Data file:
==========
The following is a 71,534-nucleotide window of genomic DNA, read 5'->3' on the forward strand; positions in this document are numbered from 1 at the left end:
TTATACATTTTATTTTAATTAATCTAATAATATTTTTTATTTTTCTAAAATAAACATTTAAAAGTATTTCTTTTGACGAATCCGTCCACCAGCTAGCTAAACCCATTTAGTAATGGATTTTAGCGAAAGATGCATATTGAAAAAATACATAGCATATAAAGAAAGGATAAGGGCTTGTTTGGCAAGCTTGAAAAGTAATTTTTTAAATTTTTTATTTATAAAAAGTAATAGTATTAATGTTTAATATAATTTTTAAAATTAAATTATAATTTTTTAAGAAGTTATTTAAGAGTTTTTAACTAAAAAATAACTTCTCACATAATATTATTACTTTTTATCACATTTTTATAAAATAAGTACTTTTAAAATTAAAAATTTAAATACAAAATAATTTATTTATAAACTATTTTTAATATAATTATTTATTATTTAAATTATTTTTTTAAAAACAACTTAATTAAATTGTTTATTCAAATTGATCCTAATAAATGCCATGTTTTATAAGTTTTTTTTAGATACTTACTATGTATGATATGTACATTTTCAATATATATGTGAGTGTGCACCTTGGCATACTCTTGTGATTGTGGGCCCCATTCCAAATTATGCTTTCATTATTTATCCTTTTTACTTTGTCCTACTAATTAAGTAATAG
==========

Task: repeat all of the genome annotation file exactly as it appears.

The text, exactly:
The following is a 71,534-nucleotide window of genomic DNA, read 5'->3' on the forward strand; positions in this document are numbered from 1 at the left end:
TTATACATTTTATTTTAATTAATCTAATAATATTTTTTATTTTTCTAAAATAAACATTTAAAAGTATTTCTTTTGACGAATCCGTCCACCAGCTAGCTAAACCCATTTAGTAATGGATTTTAGCGAAAGATGCATATTGAAAAAATACATAGCATATAAAGAAAGGATAAGGGCTTGTTTGGCAAGCTTGAAAAGTAATTTTTTAAATTTTTTATTTATAAAAAGTAATAGTATTAATGTTTAATATAATTTTTAAAATTAAATTATAATTTTTTAAGAAGTTATTTAAGAGTTTTTAACTAAAAAATAACTTCTCACATAATATTATTACTTTTTATCACATTTTTATAAAATAAGTACTTTTAAAATTAAAAATTTAAATACAAAATAATTTATTTATAAACTATTTTTAATATAATTATTTATTATTTAAATTATTTTTTTAAAAACAACTTAATTAAATTGTTTATTCAAATTGATCCTAATAAATGCCATGTTTTATAAGTTTTTTTTAGATACTTACTATGTATGATATGTACATTTTCAATATATATGTGAGTGTGCACCTTGGCATACTCTTGTGATTGTGGGCCCCATTCCAAATTATGCTTTCATTATTTATCCTTTTTACTTTGTCCTACTAATTAAGTAATAG